In child custody cases, if you and your spouse or the other parent can come to an agreement on a shared parenting plan and custody arrangement, then mediation is not necessary. Often, however, resolution between parties fail, whether it involves issues in divorce such as child custody and visitation, the division of marital property and debt, spousal support, or other issue.
The only issue that is not subject to mediation is child support. Child support is subject to strict laws in Illinois and therefore is not open to discussion. In other matters of disagreement, mediation is a process that can be used to resolve issues without the need for time-consuming and costly courtroom litigation.
In mediation, you and the other party work with a neutral third party who is there to assist you in reaching a mutually-acceptable agreement. Mediators are trained and certified. Their job is to help you outline the issues, discuss them in a rational manner, and negotiate a solution. Mediators work to monitor and assist communication between you and your spouse or the other parent so that it stays positive and constructive. Mediation is private and confidential. Mediators do not provide legal advice. Furthermore, it is voluntary and, if you choose not to abide by the results, you are not obligated to do so. In that case, the issue will likely head towards the court for a judge to decide.
Looking for experienced legal help with your divorce or family law issue? The Law Offices of Jonathan Merel, P.C. has been representing Chicago individuals for over a decade. Call use at (312) 487-2795 to book a consultation.
More On Mediation in an Illinois Family Law Case
To answer the question posed by this blog, mediation in family law cases such as divorce is voluntary and can be begun at any phase of the case. However, it is generally mandatory for cases concerning child custody or visitation. In these custody/visitation cases, it would only be excused where the parties cannot or should not communicate, such as in cases of domestic violence and/or restraining orders.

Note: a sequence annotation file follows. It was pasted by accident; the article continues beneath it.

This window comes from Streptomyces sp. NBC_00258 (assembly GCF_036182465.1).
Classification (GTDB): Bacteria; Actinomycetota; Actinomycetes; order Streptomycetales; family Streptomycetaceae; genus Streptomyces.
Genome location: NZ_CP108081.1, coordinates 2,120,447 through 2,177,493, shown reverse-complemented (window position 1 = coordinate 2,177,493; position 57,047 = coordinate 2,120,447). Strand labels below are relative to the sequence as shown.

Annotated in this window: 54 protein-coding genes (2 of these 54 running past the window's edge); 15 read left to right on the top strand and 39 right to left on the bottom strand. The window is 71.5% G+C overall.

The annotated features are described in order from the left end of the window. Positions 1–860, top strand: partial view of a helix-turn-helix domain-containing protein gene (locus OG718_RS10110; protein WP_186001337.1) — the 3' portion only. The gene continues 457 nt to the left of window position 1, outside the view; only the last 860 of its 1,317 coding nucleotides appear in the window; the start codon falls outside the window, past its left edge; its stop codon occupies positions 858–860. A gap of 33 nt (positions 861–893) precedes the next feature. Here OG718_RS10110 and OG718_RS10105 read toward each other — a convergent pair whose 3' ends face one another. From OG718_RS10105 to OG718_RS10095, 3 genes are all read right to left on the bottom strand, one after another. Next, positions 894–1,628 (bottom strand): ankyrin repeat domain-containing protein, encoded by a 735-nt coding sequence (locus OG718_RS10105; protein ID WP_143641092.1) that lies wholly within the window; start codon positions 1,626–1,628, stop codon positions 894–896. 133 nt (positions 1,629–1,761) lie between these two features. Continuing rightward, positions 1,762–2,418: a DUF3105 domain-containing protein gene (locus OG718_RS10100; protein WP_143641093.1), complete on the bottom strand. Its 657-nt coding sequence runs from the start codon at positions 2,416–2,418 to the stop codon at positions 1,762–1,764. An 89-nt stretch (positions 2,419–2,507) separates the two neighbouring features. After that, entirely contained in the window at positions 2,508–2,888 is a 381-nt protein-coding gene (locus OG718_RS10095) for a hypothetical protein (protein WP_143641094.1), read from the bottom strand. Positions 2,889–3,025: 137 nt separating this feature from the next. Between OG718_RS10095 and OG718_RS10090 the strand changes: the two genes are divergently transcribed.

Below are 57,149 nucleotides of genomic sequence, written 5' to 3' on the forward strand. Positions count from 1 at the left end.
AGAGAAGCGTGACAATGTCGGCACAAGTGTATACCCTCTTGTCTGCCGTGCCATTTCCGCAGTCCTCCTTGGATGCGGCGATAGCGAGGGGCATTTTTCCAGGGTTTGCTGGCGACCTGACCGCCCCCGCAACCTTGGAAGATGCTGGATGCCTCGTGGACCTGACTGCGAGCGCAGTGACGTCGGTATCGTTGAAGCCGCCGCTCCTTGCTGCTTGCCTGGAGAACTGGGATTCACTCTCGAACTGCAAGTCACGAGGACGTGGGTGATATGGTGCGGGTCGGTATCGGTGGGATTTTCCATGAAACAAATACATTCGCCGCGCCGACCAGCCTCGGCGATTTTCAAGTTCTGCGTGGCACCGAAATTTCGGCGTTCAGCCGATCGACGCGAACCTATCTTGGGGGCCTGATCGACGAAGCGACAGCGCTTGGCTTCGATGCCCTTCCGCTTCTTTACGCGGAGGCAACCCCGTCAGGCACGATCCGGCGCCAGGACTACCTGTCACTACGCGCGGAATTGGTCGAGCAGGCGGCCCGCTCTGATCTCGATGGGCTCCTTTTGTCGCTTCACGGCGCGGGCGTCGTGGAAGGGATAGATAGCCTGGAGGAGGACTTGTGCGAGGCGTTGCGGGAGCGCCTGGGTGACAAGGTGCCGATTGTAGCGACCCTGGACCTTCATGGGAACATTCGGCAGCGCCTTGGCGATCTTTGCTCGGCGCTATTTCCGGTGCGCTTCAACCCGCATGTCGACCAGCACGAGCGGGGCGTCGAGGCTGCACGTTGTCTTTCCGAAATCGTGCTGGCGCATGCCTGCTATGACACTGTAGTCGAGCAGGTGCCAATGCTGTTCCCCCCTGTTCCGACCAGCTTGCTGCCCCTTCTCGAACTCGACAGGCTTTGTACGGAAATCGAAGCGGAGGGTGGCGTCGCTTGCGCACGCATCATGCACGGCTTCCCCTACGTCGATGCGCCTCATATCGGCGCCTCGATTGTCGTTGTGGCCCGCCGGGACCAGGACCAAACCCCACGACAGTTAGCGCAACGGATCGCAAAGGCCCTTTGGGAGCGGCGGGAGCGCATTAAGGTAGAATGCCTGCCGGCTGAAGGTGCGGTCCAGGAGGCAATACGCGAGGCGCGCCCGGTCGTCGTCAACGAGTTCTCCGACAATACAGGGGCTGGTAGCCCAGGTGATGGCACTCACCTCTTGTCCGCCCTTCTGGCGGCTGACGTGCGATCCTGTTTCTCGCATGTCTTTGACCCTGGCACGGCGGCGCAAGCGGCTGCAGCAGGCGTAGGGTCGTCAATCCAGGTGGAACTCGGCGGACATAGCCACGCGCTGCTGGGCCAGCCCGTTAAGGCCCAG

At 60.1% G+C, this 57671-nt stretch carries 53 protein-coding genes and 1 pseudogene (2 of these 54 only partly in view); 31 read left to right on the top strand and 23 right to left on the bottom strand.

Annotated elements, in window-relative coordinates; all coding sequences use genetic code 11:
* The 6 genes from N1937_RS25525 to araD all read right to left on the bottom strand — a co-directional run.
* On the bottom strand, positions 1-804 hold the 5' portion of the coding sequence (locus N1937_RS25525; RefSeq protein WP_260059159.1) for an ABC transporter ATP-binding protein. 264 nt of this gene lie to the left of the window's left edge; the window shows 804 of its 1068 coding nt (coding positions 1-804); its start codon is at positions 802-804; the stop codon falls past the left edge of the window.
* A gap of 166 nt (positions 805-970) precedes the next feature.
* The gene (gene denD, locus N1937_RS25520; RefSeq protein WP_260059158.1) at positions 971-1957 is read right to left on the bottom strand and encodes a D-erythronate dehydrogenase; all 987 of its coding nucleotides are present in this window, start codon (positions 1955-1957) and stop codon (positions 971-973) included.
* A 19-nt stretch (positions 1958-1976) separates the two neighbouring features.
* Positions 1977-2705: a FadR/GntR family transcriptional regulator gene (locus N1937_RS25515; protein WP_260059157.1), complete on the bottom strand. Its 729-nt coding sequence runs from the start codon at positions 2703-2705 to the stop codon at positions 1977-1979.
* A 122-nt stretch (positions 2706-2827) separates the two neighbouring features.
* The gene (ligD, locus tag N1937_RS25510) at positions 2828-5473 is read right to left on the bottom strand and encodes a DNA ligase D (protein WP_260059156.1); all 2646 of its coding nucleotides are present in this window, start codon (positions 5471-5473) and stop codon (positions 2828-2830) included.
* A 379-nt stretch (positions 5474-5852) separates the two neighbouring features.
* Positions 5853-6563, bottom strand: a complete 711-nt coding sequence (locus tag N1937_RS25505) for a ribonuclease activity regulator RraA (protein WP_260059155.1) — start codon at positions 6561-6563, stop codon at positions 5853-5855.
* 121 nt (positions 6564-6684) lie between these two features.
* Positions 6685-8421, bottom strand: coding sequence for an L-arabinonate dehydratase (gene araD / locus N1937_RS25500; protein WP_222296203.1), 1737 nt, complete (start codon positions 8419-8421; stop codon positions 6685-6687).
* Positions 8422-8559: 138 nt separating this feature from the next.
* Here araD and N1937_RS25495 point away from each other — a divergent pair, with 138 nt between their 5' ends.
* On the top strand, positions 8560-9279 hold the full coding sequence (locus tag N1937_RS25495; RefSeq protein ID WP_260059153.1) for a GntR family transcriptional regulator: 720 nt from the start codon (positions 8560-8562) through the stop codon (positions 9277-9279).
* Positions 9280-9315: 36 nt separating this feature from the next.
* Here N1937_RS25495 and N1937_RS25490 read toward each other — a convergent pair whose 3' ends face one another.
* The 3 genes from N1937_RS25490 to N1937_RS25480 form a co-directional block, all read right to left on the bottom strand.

Mandatory mediation falls under Illinois law that calls for a beginning conference concerning the case to be conducted within 90 days after the case has been filed. When that conference rolls around, if you and your spouse or the other parent have not come to an agreement regarding a parenting plan, your case will then be scheduled for mediation. Once the mediation process is completed, another conference is held to review the results.
Rules are set by your local court as to how many mediation sessions should occur, how long each session should be, how exceptions to mediation are handled, and other details. In Chicago cases, courts generally appoint a mediator with whom you will work. However, it is recommended that you have the benefit of an attorney who can give you legal advice about the various issues handled in the mediation process. You also have the right to jointly (with your spouse or co-parent) engage financial experts, child therapists, and any other professionals you might need to shed light on the issues that could impact your decisions.
Need Mediation Services in Chicago?
Mediation is an alternative to litigation in court that can lead to successful resolutions for parties in disagreement about their family law issues. However, it takes a willingness to work together with the other party through cooperative effort. At the Law Offices of Jonathan Merel, P.C. we can offer the help you need in any family law dispute that is undergoing mediation or through other divorce methods, such as collaborative law or trial and litigation.